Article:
You will need to rotate and adjust the C-arm and zoom in. You need to work quickly. Next, run the selected cine and capture a good still of the lesion, one that shows its full length.

For the novice who may not be familiar with relative dimensions, the next step is to right click on the two sides of the catheter, its width being a known measurement. Press Calibrate and enter the catheter size, allowing the system to adjust its measurement scale. Press Clear to release the measurement function and begin again, this time addressing the lesion itself (Figure 2). Measure the vessel's width at both ends of the lesion and the lesion length to choose an appropriate device.

Leaving the catheter in place, remove the diagnostic wire and navigate a thinner guidewire inside the coronary arteries, which will carry the therapeutic device(s). The guidewire must be stiff enough to push through a thrombus, but not so stiff as to dissect or perforate the arterial wall. Experienced interventionists rely on their honed sense of touch to feel their way through the vessel. If the wire seems too stiff or too weak, another is selected. However, in this case, almost any amount of trial and error is going to take too long. Good decisions, aided by simulated or real experiences, are required.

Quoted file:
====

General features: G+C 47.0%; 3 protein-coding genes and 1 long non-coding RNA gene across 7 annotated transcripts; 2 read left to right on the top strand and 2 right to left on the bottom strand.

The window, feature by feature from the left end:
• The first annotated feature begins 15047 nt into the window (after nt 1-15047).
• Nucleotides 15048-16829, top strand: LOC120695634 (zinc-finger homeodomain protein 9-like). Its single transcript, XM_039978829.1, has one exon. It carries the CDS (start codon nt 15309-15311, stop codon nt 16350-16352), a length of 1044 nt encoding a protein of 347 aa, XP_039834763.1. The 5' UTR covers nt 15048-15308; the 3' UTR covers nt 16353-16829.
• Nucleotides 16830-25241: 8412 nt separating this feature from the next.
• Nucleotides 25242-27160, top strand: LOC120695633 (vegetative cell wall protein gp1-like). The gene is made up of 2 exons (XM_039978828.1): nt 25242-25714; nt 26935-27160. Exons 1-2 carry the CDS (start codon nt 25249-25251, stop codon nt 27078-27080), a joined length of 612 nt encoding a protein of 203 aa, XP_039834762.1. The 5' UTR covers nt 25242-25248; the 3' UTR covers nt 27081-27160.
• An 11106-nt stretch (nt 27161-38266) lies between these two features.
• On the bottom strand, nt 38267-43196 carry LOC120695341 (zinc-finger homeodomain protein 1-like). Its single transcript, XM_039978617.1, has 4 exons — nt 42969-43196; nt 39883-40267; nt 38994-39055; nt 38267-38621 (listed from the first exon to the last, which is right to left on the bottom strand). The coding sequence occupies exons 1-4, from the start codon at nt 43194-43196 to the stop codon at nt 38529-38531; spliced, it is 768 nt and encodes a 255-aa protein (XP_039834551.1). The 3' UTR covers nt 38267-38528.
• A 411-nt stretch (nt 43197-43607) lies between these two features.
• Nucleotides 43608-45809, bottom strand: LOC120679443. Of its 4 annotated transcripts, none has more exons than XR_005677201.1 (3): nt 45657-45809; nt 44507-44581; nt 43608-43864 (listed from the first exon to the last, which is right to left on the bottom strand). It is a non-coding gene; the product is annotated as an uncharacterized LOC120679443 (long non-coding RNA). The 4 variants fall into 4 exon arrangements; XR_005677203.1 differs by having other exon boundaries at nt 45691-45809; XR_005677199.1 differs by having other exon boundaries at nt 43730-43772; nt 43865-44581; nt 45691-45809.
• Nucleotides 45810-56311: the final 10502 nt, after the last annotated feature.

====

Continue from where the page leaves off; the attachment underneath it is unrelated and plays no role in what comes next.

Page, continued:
Interventional training teaches that "good judgment comes from experience, and experience comes from poor judgment." Judgment is costly when gained through real-life interventions; this is not so when gained from a simulator.

Suddenly, you have problems. The ECG and fluoroscopy show the heart has arrhythmias. On the CathLabVR™ system, administering adjunct therapy, such as defibrillation, is a matter of pressing a button and making onscreen selections. The therapy works, and the patient recovers, so you proceed.